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About this Blog

Debra Wheatman, President of Careers Done Write, provides expert insight to the job search process that puts your career in gear with tips for interviewing, networking, job search strategies and how to create a winning résumé and cover letter.

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Resume and advice blog from Debra Wheatman

11:47AM

How Long to Wait Before a Second Follow-Up Call?

Hi Debra:

How long should I wait before making a second follow-up call?  I sent my resume to a job opportunity two weeks ago.  One week after, I called to be sure they received my resume.  The HR assistant checked and confirmed it was received.  It’s been two weeks.  Shouldn’t I have heard by now?

Thanks!

Lexi

Dear Lexi:

It is a waiting game.   Two weeks may be a little soon to receive an answer if the employer has received many applicants.  Also, in the summer and over the holidays it takes a bit longer due to vacation schedules.  Resumes may sit waiting for the initial reviewer to return from vacation.  Also, there may be more than one decision maker, so there could be a lag time if the person choosing is very busy.  I would wait two more weeks before making a second follow-up call or email. You don’t want to become a pest.  A second call within two weeks may be too aggressive and a turn-off.

Thanks for writing!  I wish you all the best in your career.

Deb

7:00AM

Networking Time Wasters

Astute professionals know that networking is essential to career success.  At any stage in your career, it is necessary to be connected so you can stay on top of the latest news, give and receive expert advice, and learn about upcoming changes.   Although networking is a worthy effort, there are networking time wasters that you’ll want to avoid. Here are the four networking time wasters to side-step.

Lack of a Plan

The lack of a plan can lead to inefficient use of your networking time in the real world and online. Try to get the greatest results relative to the time you spend by carefully selecting the conferences and networking events. Include online networking in your plan.  Identify industry forums and social media websites that are a match for you.  As part of your plan, commit to engaging in online networking on a daily or weekly basis.  With a plan, you are less likely to aimlessly peruse social media outlets and attend low-value events.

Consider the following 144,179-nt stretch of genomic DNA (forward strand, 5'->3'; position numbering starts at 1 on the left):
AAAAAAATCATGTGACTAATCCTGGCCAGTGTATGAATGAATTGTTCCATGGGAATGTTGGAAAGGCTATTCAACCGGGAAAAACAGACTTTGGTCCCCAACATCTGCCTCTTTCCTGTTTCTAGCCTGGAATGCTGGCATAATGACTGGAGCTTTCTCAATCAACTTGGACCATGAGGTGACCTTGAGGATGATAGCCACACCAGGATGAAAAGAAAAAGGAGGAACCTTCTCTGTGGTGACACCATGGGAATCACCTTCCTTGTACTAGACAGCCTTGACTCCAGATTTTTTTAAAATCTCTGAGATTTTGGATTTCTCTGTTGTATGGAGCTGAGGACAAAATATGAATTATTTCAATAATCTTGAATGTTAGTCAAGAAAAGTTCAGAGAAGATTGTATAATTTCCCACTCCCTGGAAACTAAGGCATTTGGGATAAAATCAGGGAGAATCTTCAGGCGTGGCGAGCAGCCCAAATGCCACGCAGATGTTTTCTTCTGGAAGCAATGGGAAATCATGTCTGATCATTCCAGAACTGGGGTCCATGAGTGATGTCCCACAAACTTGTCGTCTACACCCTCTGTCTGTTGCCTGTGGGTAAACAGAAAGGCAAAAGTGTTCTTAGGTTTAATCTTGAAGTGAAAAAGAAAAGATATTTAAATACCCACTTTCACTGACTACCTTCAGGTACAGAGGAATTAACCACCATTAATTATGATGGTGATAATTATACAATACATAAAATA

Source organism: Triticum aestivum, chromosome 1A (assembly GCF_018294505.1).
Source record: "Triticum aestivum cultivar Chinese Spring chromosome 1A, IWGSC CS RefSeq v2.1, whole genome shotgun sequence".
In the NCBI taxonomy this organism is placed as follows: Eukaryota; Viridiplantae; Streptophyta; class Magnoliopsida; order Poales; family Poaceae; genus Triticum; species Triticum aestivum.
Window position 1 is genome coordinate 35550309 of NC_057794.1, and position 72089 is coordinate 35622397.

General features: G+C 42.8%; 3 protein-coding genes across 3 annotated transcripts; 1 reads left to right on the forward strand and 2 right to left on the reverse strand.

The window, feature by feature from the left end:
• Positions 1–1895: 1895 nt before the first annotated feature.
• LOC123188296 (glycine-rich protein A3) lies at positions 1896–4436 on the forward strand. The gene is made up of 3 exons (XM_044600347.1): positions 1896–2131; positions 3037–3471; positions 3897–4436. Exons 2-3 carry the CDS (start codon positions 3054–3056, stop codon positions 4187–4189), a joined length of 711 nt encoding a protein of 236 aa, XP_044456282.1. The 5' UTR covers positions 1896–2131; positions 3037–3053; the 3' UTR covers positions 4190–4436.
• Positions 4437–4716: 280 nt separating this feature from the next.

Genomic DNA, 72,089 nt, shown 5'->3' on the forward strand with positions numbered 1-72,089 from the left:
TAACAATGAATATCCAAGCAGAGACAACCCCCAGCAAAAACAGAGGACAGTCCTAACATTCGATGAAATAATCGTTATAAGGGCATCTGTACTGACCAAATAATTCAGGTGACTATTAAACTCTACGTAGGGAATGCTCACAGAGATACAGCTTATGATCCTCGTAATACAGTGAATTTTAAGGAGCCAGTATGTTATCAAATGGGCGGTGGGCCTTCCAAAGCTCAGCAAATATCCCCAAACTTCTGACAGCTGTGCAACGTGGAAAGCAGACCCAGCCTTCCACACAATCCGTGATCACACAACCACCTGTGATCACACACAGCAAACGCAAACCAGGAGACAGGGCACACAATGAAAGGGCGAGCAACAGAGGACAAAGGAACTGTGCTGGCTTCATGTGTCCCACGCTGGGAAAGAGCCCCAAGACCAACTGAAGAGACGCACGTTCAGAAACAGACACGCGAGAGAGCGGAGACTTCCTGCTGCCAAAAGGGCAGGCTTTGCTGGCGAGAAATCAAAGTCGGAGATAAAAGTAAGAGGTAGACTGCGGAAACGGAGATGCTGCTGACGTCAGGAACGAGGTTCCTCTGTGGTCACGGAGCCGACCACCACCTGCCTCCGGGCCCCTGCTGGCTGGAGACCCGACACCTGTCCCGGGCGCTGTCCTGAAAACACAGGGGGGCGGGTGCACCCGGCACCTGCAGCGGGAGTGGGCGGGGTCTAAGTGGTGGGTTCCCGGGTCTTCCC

Too Much Time on the “Wrong” People

Have you ever been to an event and you find yourself drawn in by a long-winded talker? Before you know it, attendees are leaving, and you have not met the number of people you had hoped to meet.  Your time is valuable, so be brave and politely excuse yourself and walk away.  A simple, “Excuse me, I need to catch up with someone before they leave” will suffice.

Staying in Your Comfort Zone

When confronted with a room of one hundred strangers, it is very tempting to cling to a friend by the appetizer table.  Rather than gravitate toward the people you know, venture out and meet new people.  The time wasted chatting with your friends would be better spent making new connections.  A wise move is to scope out attendees in advance, so you have a game plan of the people you want to meet when you arrive at the event.